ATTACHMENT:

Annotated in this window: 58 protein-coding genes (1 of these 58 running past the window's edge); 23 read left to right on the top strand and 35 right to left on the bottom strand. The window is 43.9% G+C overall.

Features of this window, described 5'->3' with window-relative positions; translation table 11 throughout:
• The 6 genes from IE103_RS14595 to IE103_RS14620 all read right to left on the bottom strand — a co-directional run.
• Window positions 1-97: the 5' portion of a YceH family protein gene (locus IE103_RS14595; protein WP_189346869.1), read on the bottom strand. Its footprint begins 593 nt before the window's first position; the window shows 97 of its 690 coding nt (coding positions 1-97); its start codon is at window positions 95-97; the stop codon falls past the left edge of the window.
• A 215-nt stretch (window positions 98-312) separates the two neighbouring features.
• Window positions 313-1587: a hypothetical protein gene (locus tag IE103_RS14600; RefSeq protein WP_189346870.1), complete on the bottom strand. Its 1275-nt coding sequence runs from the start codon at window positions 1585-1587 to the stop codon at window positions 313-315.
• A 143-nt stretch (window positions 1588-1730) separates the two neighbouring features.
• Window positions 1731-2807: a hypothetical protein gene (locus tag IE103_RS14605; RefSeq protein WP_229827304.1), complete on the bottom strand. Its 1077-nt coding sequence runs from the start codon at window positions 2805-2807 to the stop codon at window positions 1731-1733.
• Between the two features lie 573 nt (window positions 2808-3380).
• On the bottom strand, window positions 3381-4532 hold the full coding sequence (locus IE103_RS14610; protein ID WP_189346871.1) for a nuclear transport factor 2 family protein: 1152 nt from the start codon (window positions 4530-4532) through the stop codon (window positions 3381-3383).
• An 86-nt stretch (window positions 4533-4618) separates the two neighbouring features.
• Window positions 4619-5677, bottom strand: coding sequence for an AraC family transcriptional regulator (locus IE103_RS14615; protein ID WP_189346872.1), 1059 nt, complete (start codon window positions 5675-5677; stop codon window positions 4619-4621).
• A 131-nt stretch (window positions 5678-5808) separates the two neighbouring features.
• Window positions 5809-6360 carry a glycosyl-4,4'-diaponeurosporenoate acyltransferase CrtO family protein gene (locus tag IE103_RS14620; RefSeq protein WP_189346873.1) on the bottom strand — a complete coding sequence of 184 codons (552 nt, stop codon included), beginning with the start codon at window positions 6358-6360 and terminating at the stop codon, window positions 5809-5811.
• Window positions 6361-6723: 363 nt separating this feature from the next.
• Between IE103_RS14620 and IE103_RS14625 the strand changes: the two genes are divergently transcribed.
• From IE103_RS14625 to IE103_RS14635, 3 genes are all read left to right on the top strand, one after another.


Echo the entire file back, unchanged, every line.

Annotated in this window: 58 protein-coding genes (1 of these 58 running past the window's edge); 23 read left to right on the top strand and 35 right to left on the bottom strand. The window is 43.9% G+C overall.

Features of this window, described 5'->3' with window-relative positions; translation table 11 throughout:
• The 6 genes from IE103_RS14595 to IE103_RS14620 all read right to left on the bottom strand — a co-directional run.
• Window positions 1-97: the 5' portion of a YceH family protein gene (locus IE103_RS14595; protein WP_189346869.1), read on the bottom strand. Its footprint begins 593 nt before the window's first position; the window shows 97 of its 690 coding nt (coding positions 1-97); its start codon is at window positions 95-97; the stop codon falls past the left edge of the window.
• A 215-nt stretch (window positions 98-312) separates the two neighbouring features.
• Window positions 313-1587: a hypothetical protein gene (locus tag IE103_RS14600; RefSeq protein WP_189346870.1), complete on the bottom strand. Its 1275-nt coding sequence runs from the start codon at window positions 1585-1587 to the stop codon at window positions 313-315.
• A 143-nt stretch (window positions 1588-1730) separates the two neighbouring features.
• Window positions 1731-2807: a hypothetical protein gene (locus tag IE103_RS14605; RefSeq protein WP_229827304.1), complete on the bottom strand. Its 1077-nt coding sequence runs from the start codon at window positions 2805-2807 to the stop codon at window positions 1731-1733.
• Between the two features lie 573 nt (window positions 2808-3380).
• On the bottom strand, window positions 3381-4532 hold the full coding sequence (locus IE103_RS14610; protein ID WP_189346871.1) for a nuclear transport factor 2 family protein: 1152 nt from the start codon (window positions 4530-4532) through the stop codon (window positions 3381-3383).
• An 86-nt stretch (window positions 4533-4618) separates the two neighbouring features.
• Window positions 4619-5677, bottom strand: coding sequence for an AraC family transcriptional regulator (locus IE103_RS14615; protein ID WP_189346872.1), 1059 nt, complete (start codon window positions 5675-5677; stop codon window positions 4619-4621).
• A 131-nt stretch (window positions 5678-5808) separates the two neighbouring features.
• Window positions 5809-6360 carry a glycosyl-4,4'-diaponeurosporenoate acyltransferase CrtO family protein gene (locus tag IE103_RS14620; RefSeq protein WP_189346873.1) on the bottom strand — a complete coding sequence of 184 codons (552 nt, stop codon included), beginning with the start codon at window positions 6358-6360 and terminating at the stop codon, window positions 5809-5811.
• Window positions 6361-6723: 363 nt separating this feature from the next.
• Between IE103_RS14620 and IE103_RS14625 the strand changes: the two genes are divergently transcribed.
• From IE103_RS14625 to IE103_RS14635, 3 genes are all read left to right on the top strand, one after another.